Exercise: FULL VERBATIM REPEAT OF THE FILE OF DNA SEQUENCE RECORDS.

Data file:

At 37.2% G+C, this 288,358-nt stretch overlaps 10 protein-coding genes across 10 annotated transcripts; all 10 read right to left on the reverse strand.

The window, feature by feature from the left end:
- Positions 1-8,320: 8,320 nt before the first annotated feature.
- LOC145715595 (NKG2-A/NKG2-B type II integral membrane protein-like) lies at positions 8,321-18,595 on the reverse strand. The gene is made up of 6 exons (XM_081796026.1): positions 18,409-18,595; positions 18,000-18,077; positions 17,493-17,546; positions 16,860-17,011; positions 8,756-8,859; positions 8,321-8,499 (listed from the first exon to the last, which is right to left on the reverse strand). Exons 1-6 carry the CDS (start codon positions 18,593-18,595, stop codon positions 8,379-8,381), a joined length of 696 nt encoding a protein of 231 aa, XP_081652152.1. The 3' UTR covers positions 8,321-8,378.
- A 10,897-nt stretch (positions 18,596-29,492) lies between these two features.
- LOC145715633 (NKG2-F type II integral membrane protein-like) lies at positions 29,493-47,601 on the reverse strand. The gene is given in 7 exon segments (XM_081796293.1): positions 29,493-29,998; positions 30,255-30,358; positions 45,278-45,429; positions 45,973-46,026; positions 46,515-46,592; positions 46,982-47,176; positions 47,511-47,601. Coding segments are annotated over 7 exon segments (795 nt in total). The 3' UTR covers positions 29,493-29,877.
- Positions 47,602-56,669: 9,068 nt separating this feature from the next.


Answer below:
At 37.2% G+C, this 288,358-nt stretch overlaps 10 protein-coding genes across 10 annotated transcripts; all 10 read right to left on the reverse strand.

The window, feature by feature from the left end:
- Positions 1-8,320: 8,320 nt before the first annotated feature.
- LOC145715595 (NKG2-A/NKG2-B type II integral membrane protein-like) lies at positions 8,321-18,595 on the reverse strand. The gene is made up of 6 exons (XM_081796026.1): positions 18,409-18,595; positions 18,000-18,077; positions 17,493-17,546; positions 16,860-17,011; positions 8,756-8,859; positions 8,321-8,499 (listed from the first exon to the last, which is right to left on the reverse strand). Exons 1-6 carry the CDS (start codon positions 18,593-18,595, stop codon positions 8,379-8,381), a joined length of 696 nt encoding a protein of 231 aa, XP_081652152.1. The 3' UTR covers positions 8,321-8,378.
- A 10,897-nt stretch (positions 18,596-29,492) lies between these two features.
- LOC145715633 (NKG2-F type II integral membrane protein-like) lies at positions 29,493-47,601 on the reverse strand. The gene is given in 7 exon segments (XM_081796293.1): positions 29,493-29,998; positions 30,255-30,358; positions 45,278-45,429; positions 45,973-46,026; positions 46,515-46,592; positions 46,982-47,176; positions 47,511-47,601. Coding segments are annotated over 7 exon segments (795 nt in total). The 3' UTR covers positions 29,493-29,877.
- Positions 47,602-56,669: 9,068 nt separating this feature from the next.